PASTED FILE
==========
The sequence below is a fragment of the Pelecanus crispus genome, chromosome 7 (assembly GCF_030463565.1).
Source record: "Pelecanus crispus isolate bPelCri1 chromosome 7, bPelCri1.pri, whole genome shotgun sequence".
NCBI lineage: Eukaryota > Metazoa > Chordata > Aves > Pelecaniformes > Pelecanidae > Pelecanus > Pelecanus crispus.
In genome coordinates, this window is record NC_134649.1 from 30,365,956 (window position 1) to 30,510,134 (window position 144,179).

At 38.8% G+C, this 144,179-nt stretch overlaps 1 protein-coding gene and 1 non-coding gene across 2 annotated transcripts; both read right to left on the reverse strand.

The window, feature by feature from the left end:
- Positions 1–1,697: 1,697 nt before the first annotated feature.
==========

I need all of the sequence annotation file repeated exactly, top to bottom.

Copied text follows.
The sequence below is a fragment of the Pelecanus crispus genome, chromosome 7 (assembly GCF_030463565.1).
Source record: "Pelecanus crispus isolate bPelCri1 chromosome 7, bPelCri1.pri, whole genome shotgun sequence".
NCBI lineage: Eukaryota > Metazoa > Chordata > Aves > Pelecaniformes > Pelecanidae > Pelecanus > Pelecanus crispus.
In genome coordinates, this window is record NC_134649.1 from 30,365,956 (window position 1) to 30,510,134 (window position 144,179).

At 38.8% G+C, this 144,179-nt stretch overlaps 1 protein-coding gene and 1 non-coding gene across 2 annotated transcripts; both read right to left on the reverse strand.

The window, feature by feature from the left end:
- Positions 1–1,697: 1,697 nt before the first annotated feature.